Therapeutic Letters: One Way to Communicate More Effectively

In her new memoir Happy Accidents Jane Lynch writes about the use of therapeutic letters.

Lynch speaks about the difficulty she had years ago coming out as a lesbian to her parents and how her therapist suggested writing them a letter. It was the fairly standard write-it/don’t-necessarily-send-it/maybe-you-should-show-it-to-me-first therapy thing.

Therapeutic letters are something I’ve not only suggested to clients many times but have also used personally. In fact, I did it for the very same reason Lynch did—over 30 years ago, I chose to come out to my mom this way. And like Lynch, when my letter was completed, I did decide to send what I’d written.

In my novel, Minding Therapy, the lead character Daryl has deep-seated issues with her mom and can’t get through to her. And her therapist suggests—you guessed it—that Daryl write her a letter. Daryl, who’s also a therapist, is surprised she didn’t think of it herself.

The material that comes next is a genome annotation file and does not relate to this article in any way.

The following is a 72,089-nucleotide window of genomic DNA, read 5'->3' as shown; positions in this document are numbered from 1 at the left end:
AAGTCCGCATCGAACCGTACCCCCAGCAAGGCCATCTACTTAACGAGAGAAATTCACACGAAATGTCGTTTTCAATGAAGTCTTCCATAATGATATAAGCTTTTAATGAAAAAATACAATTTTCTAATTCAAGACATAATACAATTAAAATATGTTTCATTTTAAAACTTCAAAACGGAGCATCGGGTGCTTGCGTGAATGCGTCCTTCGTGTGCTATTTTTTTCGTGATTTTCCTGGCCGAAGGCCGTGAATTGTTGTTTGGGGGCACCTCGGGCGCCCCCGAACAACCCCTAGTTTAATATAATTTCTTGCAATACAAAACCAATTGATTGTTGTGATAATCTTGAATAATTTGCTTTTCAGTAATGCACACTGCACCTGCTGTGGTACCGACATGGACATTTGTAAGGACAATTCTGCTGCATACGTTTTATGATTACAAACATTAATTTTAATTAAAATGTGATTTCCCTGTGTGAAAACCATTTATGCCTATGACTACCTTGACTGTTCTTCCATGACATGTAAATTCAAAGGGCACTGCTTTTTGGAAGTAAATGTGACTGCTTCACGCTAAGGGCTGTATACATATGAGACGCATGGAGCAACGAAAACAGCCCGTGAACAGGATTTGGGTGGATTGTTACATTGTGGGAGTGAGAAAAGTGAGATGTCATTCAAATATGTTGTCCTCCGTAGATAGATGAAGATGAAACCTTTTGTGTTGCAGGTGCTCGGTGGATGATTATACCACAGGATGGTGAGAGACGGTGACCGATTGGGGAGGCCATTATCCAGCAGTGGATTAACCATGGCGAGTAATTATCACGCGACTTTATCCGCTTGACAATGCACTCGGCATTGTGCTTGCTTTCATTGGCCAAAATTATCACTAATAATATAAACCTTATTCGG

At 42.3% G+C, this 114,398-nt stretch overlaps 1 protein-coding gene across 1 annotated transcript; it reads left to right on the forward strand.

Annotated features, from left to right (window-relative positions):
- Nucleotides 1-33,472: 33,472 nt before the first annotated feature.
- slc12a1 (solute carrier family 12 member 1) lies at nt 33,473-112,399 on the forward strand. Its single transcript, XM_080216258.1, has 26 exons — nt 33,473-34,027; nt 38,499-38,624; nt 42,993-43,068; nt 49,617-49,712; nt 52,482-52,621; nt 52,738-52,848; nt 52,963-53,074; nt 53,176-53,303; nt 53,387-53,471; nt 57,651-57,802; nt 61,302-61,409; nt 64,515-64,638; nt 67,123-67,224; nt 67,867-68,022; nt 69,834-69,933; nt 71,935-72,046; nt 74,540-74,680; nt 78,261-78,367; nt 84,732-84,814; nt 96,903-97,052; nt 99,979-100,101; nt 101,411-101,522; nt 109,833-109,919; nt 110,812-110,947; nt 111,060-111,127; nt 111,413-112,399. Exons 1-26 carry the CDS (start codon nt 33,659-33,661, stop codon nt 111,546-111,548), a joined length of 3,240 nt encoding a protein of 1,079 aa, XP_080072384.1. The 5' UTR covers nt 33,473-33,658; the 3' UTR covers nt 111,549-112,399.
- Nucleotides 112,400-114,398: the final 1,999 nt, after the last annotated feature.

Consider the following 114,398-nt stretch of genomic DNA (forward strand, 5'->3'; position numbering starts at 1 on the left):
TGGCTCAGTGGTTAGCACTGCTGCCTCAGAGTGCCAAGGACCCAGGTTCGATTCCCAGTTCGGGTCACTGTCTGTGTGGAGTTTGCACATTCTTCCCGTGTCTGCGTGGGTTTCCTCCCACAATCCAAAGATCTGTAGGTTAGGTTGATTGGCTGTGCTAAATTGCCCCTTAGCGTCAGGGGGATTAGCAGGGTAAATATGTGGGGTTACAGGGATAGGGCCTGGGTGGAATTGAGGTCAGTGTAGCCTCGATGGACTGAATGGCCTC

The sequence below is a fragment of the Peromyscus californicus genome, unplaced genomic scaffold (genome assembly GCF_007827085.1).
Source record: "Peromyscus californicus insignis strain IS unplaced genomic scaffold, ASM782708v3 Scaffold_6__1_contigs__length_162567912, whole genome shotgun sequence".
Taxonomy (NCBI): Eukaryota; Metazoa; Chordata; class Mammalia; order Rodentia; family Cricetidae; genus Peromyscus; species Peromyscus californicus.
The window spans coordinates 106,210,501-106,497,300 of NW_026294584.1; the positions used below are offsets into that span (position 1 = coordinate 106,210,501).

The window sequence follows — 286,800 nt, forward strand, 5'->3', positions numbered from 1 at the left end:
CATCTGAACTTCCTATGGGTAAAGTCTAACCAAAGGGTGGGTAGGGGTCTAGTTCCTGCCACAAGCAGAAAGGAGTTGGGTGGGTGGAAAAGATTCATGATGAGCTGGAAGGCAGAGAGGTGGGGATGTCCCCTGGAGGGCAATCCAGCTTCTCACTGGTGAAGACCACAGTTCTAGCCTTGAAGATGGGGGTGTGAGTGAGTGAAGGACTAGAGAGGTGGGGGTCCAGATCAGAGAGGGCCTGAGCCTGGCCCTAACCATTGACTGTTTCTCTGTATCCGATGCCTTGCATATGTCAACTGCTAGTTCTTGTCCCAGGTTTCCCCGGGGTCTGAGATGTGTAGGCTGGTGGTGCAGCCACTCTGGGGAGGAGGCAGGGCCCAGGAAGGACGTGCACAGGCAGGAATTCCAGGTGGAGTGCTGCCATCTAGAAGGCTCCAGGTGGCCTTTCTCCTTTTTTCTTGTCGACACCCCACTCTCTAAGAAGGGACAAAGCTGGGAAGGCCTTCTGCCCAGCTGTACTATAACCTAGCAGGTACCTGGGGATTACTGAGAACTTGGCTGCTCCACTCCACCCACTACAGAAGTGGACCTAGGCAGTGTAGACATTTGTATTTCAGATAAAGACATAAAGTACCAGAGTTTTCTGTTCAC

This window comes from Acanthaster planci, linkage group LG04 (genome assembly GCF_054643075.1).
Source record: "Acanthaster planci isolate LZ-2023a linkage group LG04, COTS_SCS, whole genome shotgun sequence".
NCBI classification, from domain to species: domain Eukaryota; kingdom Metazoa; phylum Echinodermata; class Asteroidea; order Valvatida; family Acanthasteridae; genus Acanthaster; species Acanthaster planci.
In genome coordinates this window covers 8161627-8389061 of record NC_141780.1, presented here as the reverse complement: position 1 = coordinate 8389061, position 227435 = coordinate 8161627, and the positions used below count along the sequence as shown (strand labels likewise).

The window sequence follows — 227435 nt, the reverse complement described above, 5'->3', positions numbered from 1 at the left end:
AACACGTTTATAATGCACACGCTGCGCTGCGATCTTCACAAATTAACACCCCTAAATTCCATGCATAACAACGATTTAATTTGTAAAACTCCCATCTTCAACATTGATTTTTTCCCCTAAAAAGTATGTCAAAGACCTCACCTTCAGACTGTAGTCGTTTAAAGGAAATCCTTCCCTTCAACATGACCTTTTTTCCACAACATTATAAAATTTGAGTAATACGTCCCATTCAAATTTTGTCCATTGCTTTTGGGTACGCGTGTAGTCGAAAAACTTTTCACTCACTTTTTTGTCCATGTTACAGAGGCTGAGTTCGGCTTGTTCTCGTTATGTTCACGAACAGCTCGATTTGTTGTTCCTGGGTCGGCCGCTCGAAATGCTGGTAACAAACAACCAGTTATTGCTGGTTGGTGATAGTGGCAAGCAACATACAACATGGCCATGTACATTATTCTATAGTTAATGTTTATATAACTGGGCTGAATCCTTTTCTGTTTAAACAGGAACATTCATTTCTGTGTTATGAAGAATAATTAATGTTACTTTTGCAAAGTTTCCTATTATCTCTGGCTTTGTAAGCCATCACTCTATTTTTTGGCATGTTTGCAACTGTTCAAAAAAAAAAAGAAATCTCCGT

Following multiple revisions, Daryl is finally comfortable with her letter—and she sends it off without waiting to show it to Lauren, her shrink. Thus, when she does show it to her, she fears it may already be too late.

I read Lauren my copy of the letter and she seems to approve. But then, what else can she do now that it’s in the mail? She can’t very well say, No! That letter won’t do! Call the Post Office and have it intercepted at once! It’s going to kill her! And it’s badly written!

It does turn out okay in the end, of course. After all, letter-writing is awesome. It affords the sender a chance to say what she needs to say without being sidetracked by heated dialogue, and it affords the receiver a chance to think things through before responding. And thus, both parties can work together more effectively on their relationship.

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